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Stewart v. A Unknown Person

United States District Court, N.D. Indiana, Fort Wayne Division

April 10, 2017

TYQUAN STEWART, Plaintiff,
v.
A UNKNOWN PERSON AND WESTVILLE STATE PRISON Defendants.

          OPINION AND ORDER

          WILLIAM C. LEE, JUDGE UNITED STATES DISTRICT COURT

         Tyquan Stewart, pro se filed a complaint pursuant to 28 U.S.C. § 1983 [DE 1] along with a petition to proceed in forma pauperis. [DE 2]. Ordinarily, a plaintiff must pay a statutory filing fee of $400 to bring an action in federal court. 28 U.S.C. § 1914(a). However, the federal in forma pauperis statute, 28 U.S.C. § 1915, provides indigent litigants an opportunity for meaningful access to the federal courts despite their inability to pay the costs and fees associated with that access. See Neitzke v. Williams, 490 U.S. 319 (1989). To authorize a litigant to proceed in forma pauperis, the Court must make two determinations: first, whether the litigant is unable to pay the costs of commencing the action, 28 U.S.C. § 1915(a)(1); and second, whether the action is frivolous or malicious, fails to state a claim upon which relief may be granted, or seeks monetary relief against a defendant who is immune from such relief, 28 U.S.C. § 1915(e)(2)(B).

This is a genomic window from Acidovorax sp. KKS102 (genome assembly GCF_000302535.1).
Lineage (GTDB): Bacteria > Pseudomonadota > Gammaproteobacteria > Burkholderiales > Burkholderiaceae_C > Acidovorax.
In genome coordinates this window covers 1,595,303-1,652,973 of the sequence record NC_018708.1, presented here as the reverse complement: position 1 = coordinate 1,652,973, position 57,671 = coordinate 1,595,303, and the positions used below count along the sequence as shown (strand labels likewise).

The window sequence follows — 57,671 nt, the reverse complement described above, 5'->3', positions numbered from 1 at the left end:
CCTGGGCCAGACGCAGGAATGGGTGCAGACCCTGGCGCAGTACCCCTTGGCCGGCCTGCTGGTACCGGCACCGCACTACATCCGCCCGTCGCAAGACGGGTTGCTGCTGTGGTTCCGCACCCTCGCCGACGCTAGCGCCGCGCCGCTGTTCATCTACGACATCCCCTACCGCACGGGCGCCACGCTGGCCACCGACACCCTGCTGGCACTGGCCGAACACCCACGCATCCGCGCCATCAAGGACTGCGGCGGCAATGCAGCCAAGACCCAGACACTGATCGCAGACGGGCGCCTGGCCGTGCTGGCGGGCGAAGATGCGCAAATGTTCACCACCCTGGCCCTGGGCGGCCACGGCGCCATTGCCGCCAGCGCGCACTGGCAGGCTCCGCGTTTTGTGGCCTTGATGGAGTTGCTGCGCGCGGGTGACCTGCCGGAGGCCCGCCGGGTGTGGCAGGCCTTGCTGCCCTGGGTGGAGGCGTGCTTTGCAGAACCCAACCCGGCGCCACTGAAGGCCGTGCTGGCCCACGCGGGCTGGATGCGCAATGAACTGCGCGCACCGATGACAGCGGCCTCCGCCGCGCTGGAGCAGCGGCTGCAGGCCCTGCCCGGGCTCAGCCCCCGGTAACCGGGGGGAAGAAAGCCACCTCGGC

Under the first inquiry, an indigent party may commence an action in federal court, without prepayment of costs and fees, upon submission of an affidavit asserting an inability “to pay such costs or give security therefor.” 28 U.S.C. § 1915(a). Here, the Petitioner states that he is unemployed, and has seven minor dependents. He received approximately $7, 000 from Ivy Tech College which he utilized to support his dependents. Based on this income information, it appears that he is financially eligible for in forma pauperis status.

         The inquiry does not end there, however. District courts have an obligation under 28 U.S.C. § 1915(e)(2)(B) to screen complaints before service on the defendants, and must dismiss the complaint if it is frivolous or malicious, fails to state a claim for relief, or seeks monetary relief against a defendant who is immune from such relief.